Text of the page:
Tuesday, March 15, 2011

Rubin Museum of Art: Thomas Kelly's Sadhus

Photo © Thomas L. Kelly- Courtesy The Rubin Museum of Himalayan Art

I readily admit to having fallen out of love with the Rubin Museum of Himalayan Art in NYC. Perhaps it was on account of its email newsletters, which for the most part are not terribly informative and are designed to bring you in to see movies and such....giving me the impression that it has lost its way and had become over-commercialized. I know, museums have to make a living, but that's how I feel.

So walking by it yesterday morning, I was glad to see its exterior panels advertising Body Language: The Yogis of India & Nepal, an exhibition of color photographs by Thomas L. Kelly. It certainly seems to be interesting event I hope to visit soon.

I had no idea who Thomas L. Kelly was, but a quick search revealed that his resume is extensive. He first came to Nepal in 1978 as a USA Peace Corps Volunteer, and has since worked as a photo-activist, documenting the struggles of marginalized people and disappearing cultural traditions all over the world. He has been recording the lives of sex workers and the traditions of prostitution across South Asia, and worked for UNICEF, Save the Children Fund (USA), Aga Khan Foundation, amongst others, while his editorial work appeared in the New York Times, Time, Newsweek, National Geographic, and The Observer.

My view on sadhus is a jaundiced one. I've met countless of these vagabond ascetics over my many photo trips to India, and I'm of the view that most of them are charlatans. They are not much better than spongers...exploiting the generosity and gullibility of people who see them as holy men, which they are not. Even those I saw and met at the gigantic Maha Kumbh Mela, and certainly those in Pashupatinah (Kathmandu), are of that ilk. I did encounter real ascetics on a few occasions. One of these occasions was in Varanasi. Not on the ghats (always a magnet for flim-flam artists scamming tourists), but rather at an ashram for elderly sadhus. Here were men who had renounced their worldly belongings, and had opted to live in complete abnegation. Some had been doctors, engineers and accountants. In contrast to the ambulant pseudo sadhus, no stimulants of any kind were used at that ashram.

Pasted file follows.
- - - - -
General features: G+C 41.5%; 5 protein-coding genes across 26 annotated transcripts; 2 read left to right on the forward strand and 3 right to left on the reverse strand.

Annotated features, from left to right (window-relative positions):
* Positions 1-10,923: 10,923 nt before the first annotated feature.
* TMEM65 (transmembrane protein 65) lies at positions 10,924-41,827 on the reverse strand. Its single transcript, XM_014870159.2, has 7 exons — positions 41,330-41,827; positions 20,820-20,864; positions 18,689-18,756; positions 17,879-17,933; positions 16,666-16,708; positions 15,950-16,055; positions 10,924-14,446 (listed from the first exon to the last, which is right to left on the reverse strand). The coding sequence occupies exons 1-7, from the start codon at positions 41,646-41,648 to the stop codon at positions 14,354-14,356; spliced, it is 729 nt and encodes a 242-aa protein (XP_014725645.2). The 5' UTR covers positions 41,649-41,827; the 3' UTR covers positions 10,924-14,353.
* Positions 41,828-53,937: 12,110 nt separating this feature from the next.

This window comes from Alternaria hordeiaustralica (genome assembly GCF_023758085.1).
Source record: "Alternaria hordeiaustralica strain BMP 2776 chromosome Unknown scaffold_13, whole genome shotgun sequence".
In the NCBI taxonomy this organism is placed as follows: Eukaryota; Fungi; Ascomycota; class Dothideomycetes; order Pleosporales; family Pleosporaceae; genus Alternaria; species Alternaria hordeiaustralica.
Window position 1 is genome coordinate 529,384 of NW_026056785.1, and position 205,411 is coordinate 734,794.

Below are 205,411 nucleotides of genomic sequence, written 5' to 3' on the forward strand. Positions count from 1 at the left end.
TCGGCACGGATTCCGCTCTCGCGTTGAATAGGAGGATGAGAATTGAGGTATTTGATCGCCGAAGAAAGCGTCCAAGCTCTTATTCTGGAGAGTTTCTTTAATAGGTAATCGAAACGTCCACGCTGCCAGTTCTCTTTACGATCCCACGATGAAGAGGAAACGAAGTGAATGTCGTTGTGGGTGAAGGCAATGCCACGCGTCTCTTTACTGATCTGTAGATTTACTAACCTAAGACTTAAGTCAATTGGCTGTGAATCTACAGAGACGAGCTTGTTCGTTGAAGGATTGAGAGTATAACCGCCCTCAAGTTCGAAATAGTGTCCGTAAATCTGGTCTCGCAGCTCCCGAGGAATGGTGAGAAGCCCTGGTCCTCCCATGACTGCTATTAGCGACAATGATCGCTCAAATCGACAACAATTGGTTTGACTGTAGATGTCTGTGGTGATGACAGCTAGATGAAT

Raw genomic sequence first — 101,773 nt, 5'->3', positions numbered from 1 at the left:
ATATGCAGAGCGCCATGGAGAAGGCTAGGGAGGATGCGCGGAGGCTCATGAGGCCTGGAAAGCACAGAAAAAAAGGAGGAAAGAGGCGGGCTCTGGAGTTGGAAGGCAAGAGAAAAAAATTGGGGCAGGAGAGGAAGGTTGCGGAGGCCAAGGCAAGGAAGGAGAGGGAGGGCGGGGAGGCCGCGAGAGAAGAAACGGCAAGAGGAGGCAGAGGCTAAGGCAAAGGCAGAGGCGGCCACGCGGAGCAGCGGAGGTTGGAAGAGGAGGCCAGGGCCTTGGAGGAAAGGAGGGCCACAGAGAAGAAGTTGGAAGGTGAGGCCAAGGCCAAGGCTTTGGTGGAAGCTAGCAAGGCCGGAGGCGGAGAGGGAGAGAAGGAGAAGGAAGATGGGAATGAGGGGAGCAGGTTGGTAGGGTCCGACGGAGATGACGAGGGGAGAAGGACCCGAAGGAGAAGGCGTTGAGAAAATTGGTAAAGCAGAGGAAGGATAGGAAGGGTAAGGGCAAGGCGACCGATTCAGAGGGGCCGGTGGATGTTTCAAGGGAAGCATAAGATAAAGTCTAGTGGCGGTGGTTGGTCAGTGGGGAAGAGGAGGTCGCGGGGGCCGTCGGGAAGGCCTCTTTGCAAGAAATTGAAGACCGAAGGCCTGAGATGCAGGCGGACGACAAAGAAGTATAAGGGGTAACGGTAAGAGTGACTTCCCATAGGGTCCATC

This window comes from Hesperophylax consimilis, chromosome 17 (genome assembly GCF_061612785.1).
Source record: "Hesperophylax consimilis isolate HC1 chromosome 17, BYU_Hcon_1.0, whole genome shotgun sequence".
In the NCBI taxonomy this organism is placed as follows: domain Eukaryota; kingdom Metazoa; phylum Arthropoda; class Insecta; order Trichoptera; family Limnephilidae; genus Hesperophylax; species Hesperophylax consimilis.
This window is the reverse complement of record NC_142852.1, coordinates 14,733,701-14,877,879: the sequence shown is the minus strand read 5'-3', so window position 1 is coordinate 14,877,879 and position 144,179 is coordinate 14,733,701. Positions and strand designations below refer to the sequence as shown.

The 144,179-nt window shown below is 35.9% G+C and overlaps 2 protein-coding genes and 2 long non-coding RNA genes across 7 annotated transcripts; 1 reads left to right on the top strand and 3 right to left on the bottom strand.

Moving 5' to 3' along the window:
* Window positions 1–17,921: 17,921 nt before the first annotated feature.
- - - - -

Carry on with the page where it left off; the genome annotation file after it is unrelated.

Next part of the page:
From a photographer's perspective, these pseudo-sadhus are colorful, exotic and photogenic...the weirder the better...and their way of life and their ganja habits make excellent photography. Whether they are true ascetics or not is not really relevant to us photographers...however it's worth knowing that who we photograph is not really what they purport to be.

The Rubin Museum's blurb on the exhibition has this: "Sadhus renounce worldly life, earthly possessions, and social obligations in order to devote their lives entirely to religious practice and the quest for spiritual enlightenment, making them an important part of the Hindu cultures of South Asia."

While the blurb is perhaps theoretically correct, only a fraction of sadhus really observe that sort of renunciation...but it makes for good reading.

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